A former middle-school student who was strip-searched by school officials looking for ibuprofen pain medication won a partial victory of her Supreme Court appeal Thursday in a case testing the discretion of officials to ensure classroom safety. Savana Redding was 13 when administrators suspected that she was carrying banned drugs. No medication was found, and she later sued. The justices concluded that the search was unreasonable but that individual school administrators could not be sued. The larger issue of whether a campus setting traditionally gives schools greater authority over students suspected of illegal activity than police are allowed was not addressed fully by the divided court. 

 “Savana’s subjective expectation of privacy against such a search is inherent in her account of it as embarrassing, frightening and humiliating,” wrote Justice David Souter for the majority, likely his last opinion before he steps down from the bench next week. But reflecting the divisiveness over the issue, Souter said, “We think these differences of opinion from our own are substantial enough to require immunity for the school officials in this case.” Whether the school district would be liable was not an issue before the high court.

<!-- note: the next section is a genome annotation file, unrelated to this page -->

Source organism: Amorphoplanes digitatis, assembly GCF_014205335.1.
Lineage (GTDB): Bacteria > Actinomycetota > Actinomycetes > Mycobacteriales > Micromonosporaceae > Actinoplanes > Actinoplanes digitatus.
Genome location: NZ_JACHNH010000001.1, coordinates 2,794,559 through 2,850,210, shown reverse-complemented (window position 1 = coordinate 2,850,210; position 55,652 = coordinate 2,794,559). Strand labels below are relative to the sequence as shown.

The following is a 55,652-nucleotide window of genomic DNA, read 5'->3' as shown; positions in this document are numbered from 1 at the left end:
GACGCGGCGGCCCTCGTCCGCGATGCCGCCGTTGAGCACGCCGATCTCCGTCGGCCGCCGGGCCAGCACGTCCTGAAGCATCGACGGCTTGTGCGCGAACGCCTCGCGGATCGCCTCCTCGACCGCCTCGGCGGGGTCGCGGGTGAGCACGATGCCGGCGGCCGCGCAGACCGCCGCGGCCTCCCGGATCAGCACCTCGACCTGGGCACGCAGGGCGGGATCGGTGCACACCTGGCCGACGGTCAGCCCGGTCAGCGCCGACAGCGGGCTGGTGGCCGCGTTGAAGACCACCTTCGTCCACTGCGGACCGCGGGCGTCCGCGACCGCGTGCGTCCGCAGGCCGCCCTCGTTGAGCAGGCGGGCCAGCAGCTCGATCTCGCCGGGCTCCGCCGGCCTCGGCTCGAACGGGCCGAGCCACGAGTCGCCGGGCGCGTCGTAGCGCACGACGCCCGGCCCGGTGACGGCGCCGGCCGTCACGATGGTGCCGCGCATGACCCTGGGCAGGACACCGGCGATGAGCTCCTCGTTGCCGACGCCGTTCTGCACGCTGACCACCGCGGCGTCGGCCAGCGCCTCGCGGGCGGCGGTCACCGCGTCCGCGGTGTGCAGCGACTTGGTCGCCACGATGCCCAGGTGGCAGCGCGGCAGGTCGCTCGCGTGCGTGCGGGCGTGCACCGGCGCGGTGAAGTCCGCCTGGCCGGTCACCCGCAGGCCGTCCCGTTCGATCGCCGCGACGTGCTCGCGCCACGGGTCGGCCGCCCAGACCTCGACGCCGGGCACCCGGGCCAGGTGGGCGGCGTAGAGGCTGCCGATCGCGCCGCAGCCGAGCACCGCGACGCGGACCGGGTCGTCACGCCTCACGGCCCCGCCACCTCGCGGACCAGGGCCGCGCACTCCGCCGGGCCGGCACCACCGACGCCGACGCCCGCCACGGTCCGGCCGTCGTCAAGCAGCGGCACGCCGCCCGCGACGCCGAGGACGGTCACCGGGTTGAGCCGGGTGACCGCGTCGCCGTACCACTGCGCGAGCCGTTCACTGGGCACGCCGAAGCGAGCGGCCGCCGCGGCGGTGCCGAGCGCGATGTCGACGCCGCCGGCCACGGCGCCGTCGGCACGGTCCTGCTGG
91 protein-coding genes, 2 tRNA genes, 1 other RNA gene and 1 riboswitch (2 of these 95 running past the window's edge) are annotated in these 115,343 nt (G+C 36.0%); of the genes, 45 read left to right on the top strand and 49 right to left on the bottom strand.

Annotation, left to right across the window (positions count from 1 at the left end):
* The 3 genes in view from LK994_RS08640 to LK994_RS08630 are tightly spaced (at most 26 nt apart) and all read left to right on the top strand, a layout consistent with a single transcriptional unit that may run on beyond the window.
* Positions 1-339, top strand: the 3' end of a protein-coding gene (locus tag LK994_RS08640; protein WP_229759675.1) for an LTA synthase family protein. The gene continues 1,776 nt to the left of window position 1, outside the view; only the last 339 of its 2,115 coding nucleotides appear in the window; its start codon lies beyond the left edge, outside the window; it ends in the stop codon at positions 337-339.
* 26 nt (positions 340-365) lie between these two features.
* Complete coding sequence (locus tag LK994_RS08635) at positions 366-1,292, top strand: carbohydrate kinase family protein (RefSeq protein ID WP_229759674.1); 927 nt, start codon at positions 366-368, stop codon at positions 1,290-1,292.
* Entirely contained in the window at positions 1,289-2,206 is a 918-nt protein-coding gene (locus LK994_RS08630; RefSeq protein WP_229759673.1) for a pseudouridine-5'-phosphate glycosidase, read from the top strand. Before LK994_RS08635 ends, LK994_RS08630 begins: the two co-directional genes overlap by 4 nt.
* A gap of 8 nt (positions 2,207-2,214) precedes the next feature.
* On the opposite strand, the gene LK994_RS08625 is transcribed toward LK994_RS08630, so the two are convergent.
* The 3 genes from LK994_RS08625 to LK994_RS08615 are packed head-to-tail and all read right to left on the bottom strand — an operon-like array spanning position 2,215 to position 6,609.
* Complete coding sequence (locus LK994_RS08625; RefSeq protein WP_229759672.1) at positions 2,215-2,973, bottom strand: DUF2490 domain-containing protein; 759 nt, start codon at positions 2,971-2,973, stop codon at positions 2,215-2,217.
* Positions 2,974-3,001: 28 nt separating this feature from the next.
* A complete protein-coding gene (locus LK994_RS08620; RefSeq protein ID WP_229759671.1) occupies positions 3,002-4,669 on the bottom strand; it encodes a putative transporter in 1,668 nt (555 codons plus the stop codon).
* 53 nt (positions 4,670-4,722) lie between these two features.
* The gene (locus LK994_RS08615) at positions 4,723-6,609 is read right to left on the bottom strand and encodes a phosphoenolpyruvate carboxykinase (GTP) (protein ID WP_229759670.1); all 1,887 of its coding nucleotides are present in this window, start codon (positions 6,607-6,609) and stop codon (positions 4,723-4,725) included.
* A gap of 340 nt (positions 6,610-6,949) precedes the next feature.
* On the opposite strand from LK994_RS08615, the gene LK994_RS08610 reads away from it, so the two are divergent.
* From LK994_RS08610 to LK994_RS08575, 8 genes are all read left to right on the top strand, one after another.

A group, of Albany Law students filed a friend of the court brief in support of the constitutional rights of Savana. The law students, under the guidance of Professor Ray Brescia and the leadership of senior Umair Khan, now a graduate, spent two months preparing their argument in support of the girl. In the brief, Khan said, “The group surveyed the history of teacher-student relations and concluded that the search, viewed through either the reasonableness standard lens of the common law or under modern Fourth Amendment jurisprudence, was unconstitutional.” “The group also compiled an extensive historical record, which included teachers’ manuals and case law from the 19th century and writings by the pioneers of America’s education system,” Khan said. Contributing to the brief were Rob Magee, now graduated, and Ben Loefke, Meredith Perry, Matthew Rozea and Erika Winkler.

Read more about the decision here and about the Albany Law Students here.